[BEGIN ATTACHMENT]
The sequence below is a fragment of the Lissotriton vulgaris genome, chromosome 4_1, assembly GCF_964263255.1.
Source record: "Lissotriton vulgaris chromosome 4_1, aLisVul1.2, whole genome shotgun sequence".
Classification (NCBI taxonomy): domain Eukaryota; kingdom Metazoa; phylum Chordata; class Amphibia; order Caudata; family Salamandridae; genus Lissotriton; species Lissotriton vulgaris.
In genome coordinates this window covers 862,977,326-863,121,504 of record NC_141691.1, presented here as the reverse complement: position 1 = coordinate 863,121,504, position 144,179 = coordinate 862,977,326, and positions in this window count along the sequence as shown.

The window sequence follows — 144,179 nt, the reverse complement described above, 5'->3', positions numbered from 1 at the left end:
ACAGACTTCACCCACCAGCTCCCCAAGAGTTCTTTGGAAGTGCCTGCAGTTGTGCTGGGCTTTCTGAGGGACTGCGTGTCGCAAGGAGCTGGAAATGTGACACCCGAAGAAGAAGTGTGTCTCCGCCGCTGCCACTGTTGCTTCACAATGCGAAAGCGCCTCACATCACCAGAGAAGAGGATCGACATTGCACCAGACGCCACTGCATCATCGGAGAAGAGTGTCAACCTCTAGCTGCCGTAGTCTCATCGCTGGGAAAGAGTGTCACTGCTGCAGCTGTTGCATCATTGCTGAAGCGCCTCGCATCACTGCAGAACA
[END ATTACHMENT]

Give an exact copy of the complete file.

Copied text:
The sequence below is a fragment of the Lissotriton vulgaris genome, chromosome 4_1, assembly GCF_964263255.1.
Source record: "Lissotriton vulgaris chromosome 4_1, aLisVul1.2, whole genome shotgun sequence".
Classification (NCBI taxonomy): domain Eukaryota; kingdom Metazoa; phylum Chordata; class Amphibia; order Caudata; family Salamandridae; genus Lissotriton; species Lissotriton vulgaris.
In genome coordinates this window covers 862,977,326-863,121,504 of record NC_141691.1, presented here as the reverse complement: position 1 = coordinate 863,121,504, position 144,179 = coordinate 862,977,326, and positions in this window count along the sequence as shown.

The window sequence follows — 144,179 nt, the reverse complement described above, 5'->3', positions numbered from 1 at the left end:
ACAGACTTCACCCACCAGCTCCCCAAGAGTTCTTTGGAAGTGCCTGCAGTTGTGCTGGGCTTTCTGAGGGACTGCGTGTCGCAAGGAGCTGGAAATGTGACACCCGAAGAAGAAGTGTGTCTCCGCCGCTGCCACTGTTGCTTCACAATGCGAAAGCGCCTCACATCACCAGAGAAGAGGATCGACATTGCACCAGACGCCACTGCATCATCGGAGAAGAGTGTCAACCTCTAGCTGCCGTAGTCTCATCGCTGGGAAAGAGTGTCACTGCTGCAGCTGTTGCATCATTGCTGAAGCGCCTCGCATCACTGCAGAACA